by / November 22nd, 2011 /

Fountains of Wayne – Dublin

There are bands who burn out and fade away after a few huge hits and then there is Fountains of Wayne. Plugging away consistently since the dark days of 1996, unlike many of their college rock contemporaries, Fountains of Wayne have long settled down into a comfortable middle ground of releasing solidly consistent albums. Luckily, a lack of major mainstream recognition has not dampened their knack for a cracking power pop tune, which would go some way to explaining the enthusiastic turn out for their gig on an anonymous Sunday night in November.

With a better-than-decent back catalogue to dip into, main man Adam Schlesinger can afford the luxury of being relaxed, which would be the most obvious word to describe the atmosphere. Kicking off with a jubilant ‘Little Red Light’ and ‘I’ve Got A Flair’, there is the distinct feeling that we’re in a safe pair of hands. The finely-observed character studies at which FoW excel are most apparent in an energetic ‘Mexican Wine’ and ‘Leave the Biker’, which may as well be from the same album to the untrained ear. They perch easily alongside the new and more downbeat ‘Richie and Ruben’, the tale of two clueless hipsters, and ‘Winter Valley Song’, a lovely slide guitar-laden lament to Schlesinger’s struggles with SAD syndrome.

Fountains of Wayne are easily as Northeastern American as the Massachusetts Turnpike, which is both a help and a hindrance in a European market where style can sometimes be valued over musicianship and melody. This quintessential New Jersey-ness is none more obvious as when Schlesinger asks if we know Foreigner, to a slightly muffled reponse. “Yeah, we know Foreigner suck”, is the riposte before they launch into a cheesy covers medley that Take That would have been proud of, circa 1994. Perhaps a cheeky nod to the accusation of wearing their influences on their sleeves throughout their career, or maybe just feeding into a primal urge to, in the Yank parlance, rock out, there are no complaints from the audience. Finishing up with ‘Stacey’s Mom’ and ‘Sink to the Bottom’, which, it must be said, would not have been missed, it’s obvious that Fountains of Wayne are just fine cruising along in the middle.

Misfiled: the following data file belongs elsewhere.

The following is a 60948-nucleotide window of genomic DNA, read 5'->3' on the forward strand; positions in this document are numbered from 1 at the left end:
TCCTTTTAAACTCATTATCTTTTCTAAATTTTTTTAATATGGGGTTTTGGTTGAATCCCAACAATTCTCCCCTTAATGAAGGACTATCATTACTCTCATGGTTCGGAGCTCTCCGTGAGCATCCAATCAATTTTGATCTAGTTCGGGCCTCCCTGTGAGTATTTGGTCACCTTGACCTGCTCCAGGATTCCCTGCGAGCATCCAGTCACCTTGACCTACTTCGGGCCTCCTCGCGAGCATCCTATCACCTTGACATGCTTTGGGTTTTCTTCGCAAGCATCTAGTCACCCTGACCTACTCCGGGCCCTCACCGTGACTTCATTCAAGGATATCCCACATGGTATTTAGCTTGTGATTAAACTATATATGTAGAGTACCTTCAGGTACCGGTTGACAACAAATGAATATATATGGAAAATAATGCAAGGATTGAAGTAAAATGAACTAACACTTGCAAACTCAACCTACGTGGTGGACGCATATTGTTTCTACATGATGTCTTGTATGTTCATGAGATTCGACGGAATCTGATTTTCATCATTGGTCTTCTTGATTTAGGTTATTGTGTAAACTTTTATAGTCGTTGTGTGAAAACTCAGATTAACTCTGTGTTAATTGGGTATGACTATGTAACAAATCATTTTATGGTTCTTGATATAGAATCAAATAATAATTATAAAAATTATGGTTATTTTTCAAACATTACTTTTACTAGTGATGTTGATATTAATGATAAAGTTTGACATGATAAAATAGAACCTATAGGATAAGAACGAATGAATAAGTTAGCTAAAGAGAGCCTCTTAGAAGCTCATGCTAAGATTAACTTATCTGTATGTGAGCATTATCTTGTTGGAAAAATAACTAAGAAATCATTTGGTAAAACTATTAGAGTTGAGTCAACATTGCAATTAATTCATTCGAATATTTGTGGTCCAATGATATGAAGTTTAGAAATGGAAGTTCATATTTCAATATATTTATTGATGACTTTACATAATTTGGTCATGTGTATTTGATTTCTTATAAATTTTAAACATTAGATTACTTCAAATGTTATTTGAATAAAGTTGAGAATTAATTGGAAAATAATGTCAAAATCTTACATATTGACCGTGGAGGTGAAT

Photos by Alan Moore.
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